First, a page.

There is a misconception in some community that Windows doesn’t support hard link and symbolic link as in Unix world. Most of us think that Windows OS only support link (with .lnk extension) and I’ve seen that there are also several articles point out that symbolic linking in Unix world is closely resemble to Windows .lnk file.
Though the concept is not very similar, we can say that Windows has three type of linking: hard link, junction, and symbolic link. Before we go through them, let’s give the concept of hard link and symbolic link (soft link).
Links in Unix
In Unix world, symbolic link (also termed as soft link) is a special kind of file that points to another file. Well, hard link too is a special kind of file that points to another file. The difference between two is symbolic link does not contain the data in the target file. It simply points to another entry somewhere in the file system. The difference gives symbolic link certain qualities that hard links does not offer, such as the ability to link to directories, or to files on remote computers network through NFS. When we delete a target file, symbolic links to the file become unusable. Whereas the hard links preserve the contents of the file. So we can say that hard link is essentially a label or another name assigned to a file. Operation executed upon any of these “different names” will be operated upon the original file. When the original file is deleted, the hard link will still persist. You can think it as a reference count.
In Unix, these commands create symbolic link and hard link respectively.
# Symbolic Link ln -s target link # Hard Link ln target link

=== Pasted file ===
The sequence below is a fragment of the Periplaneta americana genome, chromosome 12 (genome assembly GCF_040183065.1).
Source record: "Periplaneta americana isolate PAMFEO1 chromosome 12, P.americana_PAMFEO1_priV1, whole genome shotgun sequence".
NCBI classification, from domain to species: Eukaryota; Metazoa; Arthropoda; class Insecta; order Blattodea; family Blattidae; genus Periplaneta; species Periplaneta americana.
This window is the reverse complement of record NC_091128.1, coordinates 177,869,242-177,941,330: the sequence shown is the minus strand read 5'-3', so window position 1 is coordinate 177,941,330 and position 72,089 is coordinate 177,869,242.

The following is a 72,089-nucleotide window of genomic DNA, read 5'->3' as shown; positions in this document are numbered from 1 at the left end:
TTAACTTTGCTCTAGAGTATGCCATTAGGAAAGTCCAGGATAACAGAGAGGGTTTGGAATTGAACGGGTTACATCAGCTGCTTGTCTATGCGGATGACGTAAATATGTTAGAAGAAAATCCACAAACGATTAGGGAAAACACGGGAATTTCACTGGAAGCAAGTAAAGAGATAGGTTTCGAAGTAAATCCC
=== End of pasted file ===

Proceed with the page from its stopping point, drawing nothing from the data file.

Concept of Links in Windows
Now let’s go to the Windows world. The definition of hard link and symbolic link is nearly similar.
A hard link is the file system representation of a file by which more than one path references a single file in the same volume.MSDN states that any changes to the file are instantly visible to applications that access it through the hard links that reference it. Changes in the original file will be reflected in every hard link made to that file. Thus, if there are multiple hard link point to a READ-ONLY file and we want to delete a particular hard link, then after delete it we need to reset the READONLY attribute to any of remaining hard link (or original file).
A symbolic link is a file-system object that points to another file system object. The object being pointed to is called the target. They are transparent to users; the links appear as normal file or directories and can be acted upon by the user or application in exactly the same manner.
Then, what is junction?
Junction (Microsoft refer it as soft link) is similar to hard link. Indeed it is a hard link. It differs from a hard link in that the storage object it references are separate directories and a junction can link directories located on different local volumes on the same computer. Otherwise it is identical to hard link.
The Command (Utility)
mklink /H link target
# File Symbolic Link mklink link target # Directory Symbolic Link mklink /D link target
mklink /J link target
Create Link Programmatically
Hard Link: CreateHardLink
Symbolic Link: CreateSymbolicLink
So what’s the different of these links with .lnk file?
Well we need to see the representation. Links are file system object while the .lnk file is a file. The .lnk file is a file describe the redirection and any extra operation need to perform when it is executed. The links are only redirection to the file.
To feed our brain, NTFS has many advanced options that is unknown to us as end-user.
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